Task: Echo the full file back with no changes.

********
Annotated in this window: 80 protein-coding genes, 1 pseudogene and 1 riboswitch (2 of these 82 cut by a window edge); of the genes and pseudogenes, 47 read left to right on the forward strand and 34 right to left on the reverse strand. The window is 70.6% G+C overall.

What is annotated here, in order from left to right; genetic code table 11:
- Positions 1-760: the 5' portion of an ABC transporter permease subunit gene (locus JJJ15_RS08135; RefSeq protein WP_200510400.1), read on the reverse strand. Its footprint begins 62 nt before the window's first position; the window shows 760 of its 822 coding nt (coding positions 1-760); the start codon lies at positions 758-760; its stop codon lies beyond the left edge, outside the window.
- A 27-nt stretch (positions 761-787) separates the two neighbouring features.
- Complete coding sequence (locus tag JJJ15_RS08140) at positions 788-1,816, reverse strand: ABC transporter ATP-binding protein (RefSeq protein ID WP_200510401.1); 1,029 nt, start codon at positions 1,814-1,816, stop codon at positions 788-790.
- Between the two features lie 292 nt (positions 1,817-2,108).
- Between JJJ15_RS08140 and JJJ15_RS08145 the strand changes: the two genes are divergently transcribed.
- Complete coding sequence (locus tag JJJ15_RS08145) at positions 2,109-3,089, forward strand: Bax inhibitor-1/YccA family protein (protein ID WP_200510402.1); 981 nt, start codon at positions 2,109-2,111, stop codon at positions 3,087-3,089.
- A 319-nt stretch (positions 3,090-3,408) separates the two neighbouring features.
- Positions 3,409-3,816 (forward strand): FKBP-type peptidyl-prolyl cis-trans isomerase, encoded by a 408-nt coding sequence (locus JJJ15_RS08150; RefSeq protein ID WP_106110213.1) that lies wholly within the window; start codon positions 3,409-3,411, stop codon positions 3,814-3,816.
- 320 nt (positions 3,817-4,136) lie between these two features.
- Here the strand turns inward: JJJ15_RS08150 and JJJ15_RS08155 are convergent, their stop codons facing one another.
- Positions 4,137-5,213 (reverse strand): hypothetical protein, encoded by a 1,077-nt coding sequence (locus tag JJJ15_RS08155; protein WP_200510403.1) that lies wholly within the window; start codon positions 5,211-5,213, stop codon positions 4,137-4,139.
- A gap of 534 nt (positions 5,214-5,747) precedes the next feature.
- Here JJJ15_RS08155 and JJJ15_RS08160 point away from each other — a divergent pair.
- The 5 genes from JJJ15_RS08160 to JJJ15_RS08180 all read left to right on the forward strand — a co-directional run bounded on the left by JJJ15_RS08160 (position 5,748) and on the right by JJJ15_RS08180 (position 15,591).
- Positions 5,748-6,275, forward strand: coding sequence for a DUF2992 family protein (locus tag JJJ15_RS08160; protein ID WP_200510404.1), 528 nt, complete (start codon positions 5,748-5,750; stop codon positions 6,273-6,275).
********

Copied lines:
Annotated in this window: 80 protein-coding genes, 1 pseudogene and 1 riboswitch (2 of these 82 cut by a window edge); of the genes and pseudogenes, 47 read left to right on the forward strand and 34 right to left on the reverse strand. The window is 70.6% G+C overall.

What is annotated here, in order from left to right; genetic code table 11:
- Positions 1-760: the 5' portion of an ABC transporter permease subunit gene (locus JJJ15_RS08135; RefSeq protein WP_200510400.1), read on the reverse strand. Its footprint begins 62 nt before the window's first position; the window shows 760 of its 822 coding nt (coding positions 1-760); the start codon lies at positions 758-760; its stop codon lies beyond the left edge, outside the window.
- A 27-nt stretch (positions 761-787) separates the two neighbouring features.
- Complete coding sequence (locus tag JJJ15_RS08140) at positions 788-1,816, reverse strand: ABC transporter ATP-binding protein (RefSeq protein ID WP_200510401.1); 1,029 nt, start codon at positions 1,814-1,816, stop codon at positions 788-790.
- Between the two features lie 292 nt (positions 1,817-2,108).
- Between JJJ15_RS08140 and JJJ15_RS08145 the strand changes: the two genes are divergently transcribed.
- Complete coding sequence (locus tag JJJ15_RS08145) at positions 2,109-3,089, forward strand: Bax inhibitor-1/YccA family protein (protein ID WP_200510402.1); 981 nt, start codon at positions 2,109-2,111, stop codon at positions 3,087-3,089.
- A 319-nt stretch (positions 3,090-3,408) separates the two neighbouring features.
- Positions 3,409-3,816 (forward strand): FKBP-type peptidyl-prolyl cis-trans isomerase, encoded by a 408-nt coding sequence (locus JJJ15_RS08150; RefSeq protein ID WP_106110213.1) that lies wholly within the window; start codon positions 3,409-3,411, stop codon positions 3,814-3,816.
- 320 nt (positions 3,817-4,136) lie between these two features.
- Here the strand turns inward: JJJ15_RS08150 and JJJ15_RS08155 are convergent, their stop codons facing one another.
- Positions 4,137-5,213 (reverse strand): hypothetical protein, encoded by a 1,077-nt coding sequence (locus tag JJJ15_RS08155; protein WP_200510403.1) that lies wholly within the window; start codon positions 5,211-5,213, stop codon positions 4,137-4,139.
- A gap of 534 nt (positions 5,214-5,747) precedes the next feature.
- Here JJJ15_RS08155 and JJJ15_RS08160 point away from each other — a divergent pair.
- The 5 genes from JJJ15_RS08160 to JJJ15_RS08180 all read left to right on the forward strand — a co-directional run bounded on the left by JJJ15_RS08160 (position 5,748) and on the right by JJJ15_RS08180 (position 15,591).
- Positions 5,748-6,275, forward strand: coding sequence for a DUF2992 family protein (locus tag JJJ15_RS08160; protein ID WP_200510404.1), 528 nt, complete (start codon positions 5,748-5,750; stop codon positions 6,273-6,275).